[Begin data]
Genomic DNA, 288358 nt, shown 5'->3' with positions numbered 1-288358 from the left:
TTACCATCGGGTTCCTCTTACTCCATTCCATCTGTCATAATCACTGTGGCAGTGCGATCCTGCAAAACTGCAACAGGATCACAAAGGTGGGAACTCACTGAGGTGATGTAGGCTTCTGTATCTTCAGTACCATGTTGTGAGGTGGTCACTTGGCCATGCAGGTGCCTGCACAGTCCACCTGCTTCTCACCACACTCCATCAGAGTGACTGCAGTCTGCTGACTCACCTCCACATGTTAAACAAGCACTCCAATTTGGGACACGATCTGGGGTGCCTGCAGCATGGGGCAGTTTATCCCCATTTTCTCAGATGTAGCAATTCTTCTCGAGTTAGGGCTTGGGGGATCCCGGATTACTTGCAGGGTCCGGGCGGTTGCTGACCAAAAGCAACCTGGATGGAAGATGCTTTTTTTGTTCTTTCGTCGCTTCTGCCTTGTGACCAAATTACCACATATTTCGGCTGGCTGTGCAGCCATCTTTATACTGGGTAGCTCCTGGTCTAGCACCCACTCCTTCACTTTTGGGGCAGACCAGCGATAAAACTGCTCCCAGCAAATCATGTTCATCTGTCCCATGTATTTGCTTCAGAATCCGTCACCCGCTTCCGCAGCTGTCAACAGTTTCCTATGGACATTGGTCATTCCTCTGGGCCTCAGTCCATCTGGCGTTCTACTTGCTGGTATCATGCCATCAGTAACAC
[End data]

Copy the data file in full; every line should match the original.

Genomic DNA, 288358 nt, shown 5'->3' with positions numbered 1-288358 from the left:
TTACCATCGGGTTCCTCTTACTCCATTCCATCTGTCATAATCACTGTGGCAGTGCGATCCTGCAAAACTGCAACAGGATCACAAAGGTGGGAACTCACTGAGGTGATGTAGGCTTCTGTATCTTCAGTACCATGTTGTGAGGTGGTCACTTGGCCATGCAGGTGCCTGCACAGTCCACCTGCTTCTCACCACACTCCATCAGAGTGACTGCAGTCTGCTGACTCACCTCCACATGTTAAACAAGCACTCCAATTTGGGACACGATCTGGGGTGCCTGCAGCATGGGGCAGTTTATCCCCATTTTCTCAGATGTAGCAATTCTTCTCGAGTTAGGGCTTGGGGGATCCCGGATTACTTGCAGGGTCCGGGCGGTTGCTGACCAAAAGCAACCTGGATGGAAGATGCTTTTTTTGTTCTTTCGTCGCTTCTGCCTTGTGACCAAATTACCACATATTTCGGCTGGCTGTGCAGCCATCTTTATACTGGGTAGCTCCTGGTCTAGCACCCACTCCTTCACTTTTGGGGCAGACCAGCGATAAAACTGCTCCCAGCAAATCATGTTCATCTGTCCCATGTATTTGCTTCAGAATCCGTCACCCGCTTCCGCAGCTGTCAACAGTTTCCTATGGACATTGGTCATTCCTCTGGGCCTCAGTCCATCTGGCGTTCTACTTGCTGGTATCATGCCATCAGTAACAC